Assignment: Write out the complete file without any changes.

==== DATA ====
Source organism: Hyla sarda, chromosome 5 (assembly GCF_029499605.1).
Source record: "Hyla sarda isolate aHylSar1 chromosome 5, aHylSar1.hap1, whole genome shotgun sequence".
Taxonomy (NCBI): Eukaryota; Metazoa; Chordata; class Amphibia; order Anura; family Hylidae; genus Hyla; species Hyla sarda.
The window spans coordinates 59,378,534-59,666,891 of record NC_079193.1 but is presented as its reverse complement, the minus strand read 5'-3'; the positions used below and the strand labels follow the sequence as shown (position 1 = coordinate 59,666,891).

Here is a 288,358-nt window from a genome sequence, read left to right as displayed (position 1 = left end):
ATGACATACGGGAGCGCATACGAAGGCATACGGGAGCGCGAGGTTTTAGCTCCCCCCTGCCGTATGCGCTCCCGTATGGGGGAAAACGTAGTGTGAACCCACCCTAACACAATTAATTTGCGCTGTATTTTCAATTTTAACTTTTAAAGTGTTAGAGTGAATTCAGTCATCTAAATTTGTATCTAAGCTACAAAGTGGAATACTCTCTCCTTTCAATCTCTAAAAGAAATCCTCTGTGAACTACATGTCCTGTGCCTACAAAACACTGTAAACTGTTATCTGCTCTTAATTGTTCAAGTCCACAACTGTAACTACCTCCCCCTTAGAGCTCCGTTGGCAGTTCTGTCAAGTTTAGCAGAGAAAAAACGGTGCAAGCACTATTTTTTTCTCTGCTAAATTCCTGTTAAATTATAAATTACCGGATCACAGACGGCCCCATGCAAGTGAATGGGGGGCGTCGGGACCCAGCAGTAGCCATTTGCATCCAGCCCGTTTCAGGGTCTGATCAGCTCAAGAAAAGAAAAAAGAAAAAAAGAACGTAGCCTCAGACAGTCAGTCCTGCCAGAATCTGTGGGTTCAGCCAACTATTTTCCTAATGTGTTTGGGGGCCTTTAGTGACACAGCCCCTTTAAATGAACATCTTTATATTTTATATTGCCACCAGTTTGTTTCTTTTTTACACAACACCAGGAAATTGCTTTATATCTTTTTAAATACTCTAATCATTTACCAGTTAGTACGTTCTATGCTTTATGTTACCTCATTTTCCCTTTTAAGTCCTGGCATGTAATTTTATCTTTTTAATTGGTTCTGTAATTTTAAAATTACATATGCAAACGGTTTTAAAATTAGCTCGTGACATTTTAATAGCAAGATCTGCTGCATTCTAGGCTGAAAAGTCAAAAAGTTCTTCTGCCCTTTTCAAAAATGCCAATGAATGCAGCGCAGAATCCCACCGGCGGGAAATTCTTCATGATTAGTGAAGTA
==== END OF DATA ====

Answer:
Source organism: Hyla sarda, chromosome 5 (assembly GCF_029499605.1).
Source record: "Hyla sarda isolate aHylSar1 chromosome 5, aHylSar1.hap1, whole genome shotgun sequence".
Taxonomy (NCBI): Eukaryota; Metazoa; Chordata; class Amphibia; order Anura; family Hylidae; genus Hyla; species Hyla sarda.
The window spans coordinates 59,378,534-59,666,891 of record NC_079193.1 but is presented as its reverse complement, the minus strand read 5'-3'; the positions used below and the strand labels follow the sequence as shown (position 1 = coordinate 59,666,891).

Here is a 288,358-nt window from a genome sequence, read left to right as displayed (position 1 = left end):
ATGACATACGGGAGCGCATACGAAGGCATACGGGAGCGCGAGGTTTTAGCTCCCCCCTGCCGTATGCGCTCCCGTATGGGGGAAAACGTAGTGTGAACCCACCCTAACACAATTAATTTGCGCTGTATTTTCAATTTTAACTTTTAAAGTGTTAGAGTGAATTCAGTCATCTAAATTTGTATCTAAGCTACAAAGTGGAATACTCTCTCCTTTCAATCTCTAAAAGAAATCCTCTGTGAACTACATGTCCTGTGCCTACAAAACACTGTAAACTGTTATCTGCTCTTAATTGTTCAAGTCCACAACTGTAACTACCTCCCCCTTAGAGCTCCGTTGGCAGTTCTGTCAAGTTTAGCAGAGAAAAAACGGTGCAAGCACTATTTTTTTCTCTGCTAAATTCCTGTTAAATTATAAATTACCGGATCACAGACGGCCCCATGCAAGTGAATGGGGGGCGTCGGGACCCAGCAGTAGCCATTTGCATCCAGCCCGTTTCAGGGTCTGATCAGCTCAAGAAAAGAAAAAAGAAAAAAAGAACGTAGCCTCAGACAGTCAGTCCTGCCAGAATCTGTGGGTTCAGCCAACTATTTTCCTAATGTGTTTGGGGGCCTTTAGTGACACAGCCCCTTTAAATGAACATCTTTATATTTTATATTGCCACCAGTTTGTTTCTTTTTTACACAACACCAGGAAATTGCTTTATATCTTTTTAAATACTCTAATCATTTACCAGTTAGTACGTTCTATGCTTTATGTTACCTCATTTTCCCTTTTAAGTCCTGGCATGTAATTTTATCTTTTTAATTGGTTCTGTAATTTTAAAATTACATATGCAAACGGTTTTAAAATTAGCTCGTGACATTTTAATAGCAAGATCTGCTGCATTCTAGGCTGAAAAGTCAAAAAGTTCTTCTGCCCTTTTCAAAAATGCCAATGAATGCAGCGCAGAATCCCACCGGCGGGAAATTCTTCATGATTAGTGAAGTA